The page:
Boeing increases 737 production rate

NEW YORK Tue Jan 29, 2013 3:02pm EST

Related Topics

NEW YORK (Reuters) - Boeing Co (BA.N) said Tuesday it had increased the production rate for its next-generation 737 jetliner on schedule, aiming to turn out 38 planes a month, even as its larger 787 jet faces potential delays due to battery failures earlier this month.

Boeing said its 737 line will increase from the current 35 planes a month, with the first plane built under the higher rate due to be delivered in the second quarter. The rate is scheduled to increase to 42 a month in 2014.

Boeing is due to release fourth-quarter and full-year earnings on Wednesday, and while it likely finished the year with a solid performance, analysts are expected to focus on the potential cost of the 787 problems, which have prompted regulators to ground the plane worldwide.

The ramp-up in 737 production shows the company is continuing to produce its other planes on schedule. The 787 line also is on schedule, producing five planes a month, and plans call for the rate to rise to 10 a month this year. However, Boeing has stopped delivering the planes until problems that caused to batteries to burn on the planes are solved.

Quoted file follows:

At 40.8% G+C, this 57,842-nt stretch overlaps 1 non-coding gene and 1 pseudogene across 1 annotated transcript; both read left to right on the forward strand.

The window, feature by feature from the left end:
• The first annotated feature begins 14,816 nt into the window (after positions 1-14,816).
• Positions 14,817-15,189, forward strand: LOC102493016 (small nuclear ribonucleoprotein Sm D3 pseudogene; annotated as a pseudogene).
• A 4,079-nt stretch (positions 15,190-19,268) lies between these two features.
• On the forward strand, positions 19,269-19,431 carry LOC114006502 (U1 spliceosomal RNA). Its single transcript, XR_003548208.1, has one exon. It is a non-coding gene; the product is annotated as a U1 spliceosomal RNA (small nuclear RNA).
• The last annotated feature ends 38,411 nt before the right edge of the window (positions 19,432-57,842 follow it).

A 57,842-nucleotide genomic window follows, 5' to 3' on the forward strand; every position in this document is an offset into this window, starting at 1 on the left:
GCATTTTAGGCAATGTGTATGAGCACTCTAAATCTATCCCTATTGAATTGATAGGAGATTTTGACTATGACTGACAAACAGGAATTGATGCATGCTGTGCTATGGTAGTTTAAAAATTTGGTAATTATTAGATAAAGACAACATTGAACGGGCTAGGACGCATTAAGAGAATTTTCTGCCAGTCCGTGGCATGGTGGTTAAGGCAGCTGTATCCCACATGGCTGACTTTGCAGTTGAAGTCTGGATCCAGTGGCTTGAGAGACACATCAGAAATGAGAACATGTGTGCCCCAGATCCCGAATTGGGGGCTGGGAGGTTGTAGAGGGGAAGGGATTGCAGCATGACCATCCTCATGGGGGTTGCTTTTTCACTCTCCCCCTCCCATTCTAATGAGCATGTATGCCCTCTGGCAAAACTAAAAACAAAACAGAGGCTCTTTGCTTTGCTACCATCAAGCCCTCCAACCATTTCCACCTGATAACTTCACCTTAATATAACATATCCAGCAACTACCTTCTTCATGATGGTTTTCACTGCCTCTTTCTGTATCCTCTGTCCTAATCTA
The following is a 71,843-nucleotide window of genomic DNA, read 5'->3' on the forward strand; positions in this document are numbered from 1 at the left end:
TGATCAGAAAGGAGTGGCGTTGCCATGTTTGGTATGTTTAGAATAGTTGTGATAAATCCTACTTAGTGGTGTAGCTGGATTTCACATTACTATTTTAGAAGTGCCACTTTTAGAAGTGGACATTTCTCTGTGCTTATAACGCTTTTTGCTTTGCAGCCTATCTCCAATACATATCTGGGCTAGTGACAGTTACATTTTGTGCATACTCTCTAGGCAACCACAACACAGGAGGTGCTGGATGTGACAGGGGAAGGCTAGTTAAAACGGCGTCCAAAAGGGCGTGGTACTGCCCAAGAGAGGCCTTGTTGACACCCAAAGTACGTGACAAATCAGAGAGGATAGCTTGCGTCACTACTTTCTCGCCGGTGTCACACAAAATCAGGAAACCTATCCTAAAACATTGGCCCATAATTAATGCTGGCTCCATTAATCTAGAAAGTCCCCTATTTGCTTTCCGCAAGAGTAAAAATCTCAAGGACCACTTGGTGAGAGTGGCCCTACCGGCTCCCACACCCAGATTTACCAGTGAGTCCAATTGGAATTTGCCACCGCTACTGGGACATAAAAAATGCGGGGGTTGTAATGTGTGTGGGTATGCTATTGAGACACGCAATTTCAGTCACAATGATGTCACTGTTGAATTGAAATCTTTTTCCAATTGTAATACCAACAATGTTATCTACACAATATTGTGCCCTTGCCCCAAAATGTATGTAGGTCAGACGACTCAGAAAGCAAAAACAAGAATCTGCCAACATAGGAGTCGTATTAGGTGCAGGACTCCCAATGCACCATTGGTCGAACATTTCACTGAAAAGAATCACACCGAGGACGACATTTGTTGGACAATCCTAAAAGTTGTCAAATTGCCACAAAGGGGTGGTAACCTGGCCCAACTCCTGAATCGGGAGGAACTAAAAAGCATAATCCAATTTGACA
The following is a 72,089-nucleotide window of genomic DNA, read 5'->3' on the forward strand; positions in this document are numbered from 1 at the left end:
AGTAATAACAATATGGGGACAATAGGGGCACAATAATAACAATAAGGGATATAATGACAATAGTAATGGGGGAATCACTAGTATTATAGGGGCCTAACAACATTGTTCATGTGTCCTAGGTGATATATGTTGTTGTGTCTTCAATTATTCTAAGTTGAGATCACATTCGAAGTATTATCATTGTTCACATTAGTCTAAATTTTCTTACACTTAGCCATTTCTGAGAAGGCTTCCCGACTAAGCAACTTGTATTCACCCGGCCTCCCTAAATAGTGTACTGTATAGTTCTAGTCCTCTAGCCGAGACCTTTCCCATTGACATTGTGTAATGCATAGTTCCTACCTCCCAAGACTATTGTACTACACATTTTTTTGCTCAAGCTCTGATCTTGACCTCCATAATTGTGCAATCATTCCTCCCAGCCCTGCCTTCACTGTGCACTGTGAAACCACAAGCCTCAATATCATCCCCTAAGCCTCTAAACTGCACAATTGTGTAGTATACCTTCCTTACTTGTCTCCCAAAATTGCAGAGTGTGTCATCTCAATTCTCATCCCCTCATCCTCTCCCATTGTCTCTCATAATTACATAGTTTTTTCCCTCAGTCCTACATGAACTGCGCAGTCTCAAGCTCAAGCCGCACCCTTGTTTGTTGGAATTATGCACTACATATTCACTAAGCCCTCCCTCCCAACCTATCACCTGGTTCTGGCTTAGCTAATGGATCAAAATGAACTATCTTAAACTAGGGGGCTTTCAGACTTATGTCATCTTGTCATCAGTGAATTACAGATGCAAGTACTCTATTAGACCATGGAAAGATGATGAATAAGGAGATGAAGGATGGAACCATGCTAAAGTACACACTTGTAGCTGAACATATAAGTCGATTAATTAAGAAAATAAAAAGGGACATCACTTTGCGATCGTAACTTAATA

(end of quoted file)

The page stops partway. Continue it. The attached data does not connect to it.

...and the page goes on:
(Reporting by Alwyn Scott; Editing by Bob Burgdorfer)

FILED UNDER:
We welcome comments that advance the story through relevant opinion, anecdotes, links and data. If you see a comment that you believe is irrelevant or inappropriate, you can flag it to our editors by using the report abuse links. Views expressed in the comments do not represent those of Reuters. For more information on our comment policy, see http://blogs.reuters.com/fulldisclosure/2010/09/27/toward-a-more-thoughtful-conversation-on-stories/
Comments (1)
PseudoTurtle wrote:
From the UK Guardian –

Boeing 787: regulators admit bafflement over source of aircraft’s fault

http://www.guardian.co.uk/business/2013/jan/28/boeing-787-regulators-investigation-source-fault

Boeing 737: On a wing and a prayer

http://www.aljazeera.com/programmes/peopleandpower/2010/12/20101214104637901849.html

Jan 29, 2013 3:55pm EST  --  Report as abuse
This discussion is now closed. We welcome comments on our articles for a limited period after their publication.